My Car In Italy

My Car In Italy

Once our residency came through, we knew we had 30 days to get rid of our car and replaced with an Italian one or change the registration and make our car an Italian citizen.
So off we went with all the documents needed to the agency that looks after car stuff equipped with car registration, IDs, code fiscale, residency cert, driver’s licence.
Next to the photocopier sits a small thin woman in her 60s, with her hair pinned up on top of her head and silvery blue eye liner. She has a kind face. Her son, who is about 20, is a good-looking chap, with soft brown eyes and light brown hair and ready to be helpful.
He acts as a translator for us with his pidgin English and my wren-sized Italian.
She answers all our questions… the age of the car is not an issue, of course you can change the 13-year-old car… It will cost about 800-1000 euro to do the change over… And she would get working on it straight away… It will take a month to come through…
The woman creates a cardboard file for us with all our photocopied stuff in it, ID, Code fiscale, Car registration, Car insurance.
“Everything is in order, but…” her son says, translating to Ronan what his mother needs from him.
“Your cock is missing. She needs your cock.”
Ronan looks down at his trousers.
“What is a cock?” I tentatively ask trying to stop my wobbling mouth by not looking at Ronan.
“It is the document that has all the specifics of the make of the car. The certified copy would have been given when the car was sold to you.”
“We bought the car second hand five years ago, and it was already eight years old then, so I think his cock may have disintegrated by now or lost along the way.”
“We can get you a new cock in Italian for €230 or you can order one online for less.”
“Does it need to be in Italian?”
“Well then, we’ll do it online. We’ll be back.”
We returned home and Ronan googles car cocks and after some surprising results; he finds what he is looking for.
“We can order one online for 85 euro, just like they said. But I got a brainwave to contact Toyota. They knew exactly what we were looking for and within minutes had taken details of the car and the document is now in the post free of charge.”
The document arrives in the post within days and Ronan goes straight to the agency with it. The lady took two photocopies of Ronan’s cock, which he is very proud of as he got it for nothing, and adds them to our file.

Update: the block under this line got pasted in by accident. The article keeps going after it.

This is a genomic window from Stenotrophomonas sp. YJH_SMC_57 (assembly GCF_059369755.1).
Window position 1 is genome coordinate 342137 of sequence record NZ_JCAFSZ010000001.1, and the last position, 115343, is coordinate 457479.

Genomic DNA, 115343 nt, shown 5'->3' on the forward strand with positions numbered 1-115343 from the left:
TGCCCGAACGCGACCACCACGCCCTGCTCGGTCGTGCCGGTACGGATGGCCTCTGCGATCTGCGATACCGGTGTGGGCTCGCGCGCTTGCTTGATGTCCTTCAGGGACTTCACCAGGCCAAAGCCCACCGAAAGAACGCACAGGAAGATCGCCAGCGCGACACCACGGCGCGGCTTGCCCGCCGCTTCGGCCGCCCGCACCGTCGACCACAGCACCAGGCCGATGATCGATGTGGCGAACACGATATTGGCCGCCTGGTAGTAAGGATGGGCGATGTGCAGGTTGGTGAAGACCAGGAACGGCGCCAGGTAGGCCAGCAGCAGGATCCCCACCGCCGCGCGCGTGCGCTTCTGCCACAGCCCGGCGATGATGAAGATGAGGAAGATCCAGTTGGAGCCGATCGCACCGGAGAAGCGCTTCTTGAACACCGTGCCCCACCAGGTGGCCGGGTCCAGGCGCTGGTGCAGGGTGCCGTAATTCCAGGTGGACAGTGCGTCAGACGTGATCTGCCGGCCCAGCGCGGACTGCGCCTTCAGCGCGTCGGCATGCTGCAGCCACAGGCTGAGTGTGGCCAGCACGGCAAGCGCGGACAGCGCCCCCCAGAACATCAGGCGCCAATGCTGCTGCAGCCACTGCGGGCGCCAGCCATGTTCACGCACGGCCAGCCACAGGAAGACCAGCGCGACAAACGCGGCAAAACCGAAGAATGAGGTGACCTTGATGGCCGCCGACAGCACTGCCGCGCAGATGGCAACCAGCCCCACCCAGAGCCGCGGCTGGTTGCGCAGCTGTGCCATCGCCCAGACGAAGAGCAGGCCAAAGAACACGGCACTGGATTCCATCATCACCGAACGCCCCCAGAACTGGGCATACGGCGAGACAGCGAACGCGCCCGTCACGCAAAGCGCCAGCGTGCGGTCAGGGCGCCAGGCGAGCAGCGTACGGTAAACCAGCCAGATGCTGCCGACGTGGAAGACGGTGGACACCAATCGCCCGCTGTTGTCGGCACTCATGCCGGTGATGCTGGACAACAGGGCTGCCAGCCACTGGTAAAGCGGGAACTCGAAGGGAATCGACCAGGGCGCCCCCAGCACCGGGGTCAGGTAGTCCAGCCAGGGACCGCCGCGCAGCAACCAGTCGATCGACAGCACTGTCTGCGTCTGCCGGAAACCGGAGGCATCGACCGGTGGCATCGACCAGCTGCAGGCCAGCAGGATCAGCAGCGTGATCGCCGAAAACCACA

Car insurance was the next thing I wanted to check before making a final decision. Even though I had been driving 30 years without an incident, they said my no claims bonus from Ireland would not be recognised in Italy, so it would be like starting off again as a first time driver. In Ireland, insurance for a first time driver can cost thousands.
“They have to recognise your no claims bonus, it’s EU law,” Ronan surprises me sometimes with his random knowledge of law and regulations.
“Tell that to the Italian government, I dare you.” Orientating our way around legal stuff and bureaucracy is something we both became quite skilled at in Ireland but in a country with an alien language we don’t have a hope in hell of knowing where to start to argue this point.
So I braced myself and sent an email off to the woman who organised our house insurance to give me a rough estimate for car insurance. Once we had this quote, we could weigh up the costs of every option again and make an informed decision.
“Ronan, you are not going to believe the car insurance estimate they just sent. Go on, guess?” Ronan is PC (pre coffee) and not in the mood for guessing games.
“I dunno, 50 thousand, two thousand?”
“No, €450! She would need the full details of the car, a road worthiness cert and it to be Italian registered before going ahead. I couldn’t believe it. All this time I thought it was going to be ridiculously expensive, but it is costing the same, actually a bit less than our insurance in Ireland.”
“Wow,” even PC Ronan was impressed. “So decision made, it’s full steam ahead with making our car an Italian citizen.”
The following day Ronan is closing the plastic boot of the car and a whole section cracks off in his hand. He superglues it back together and hopes for the best. It’s then I notice the small print on the insurance quote. It is for six months, not per year. So it is, in fact, double the cost of my Irish insurance.
It all goes downhill from there.
(Edited extract from A Rosie Life In Italy 3)
The Twelfth Night

The Twelfth Night

According to folklore we are currently in the most magical time of the year – the twelve days between Christmas and the Epiphany. It was believed witches were most present at this time especially on the twelfth night (remember your Shakespeare?) – The eve of the Epiphany – it, the 5th January, was considered the most magical night of the year, when wishes could be made and the future could be predicted through ‘signs’ and games.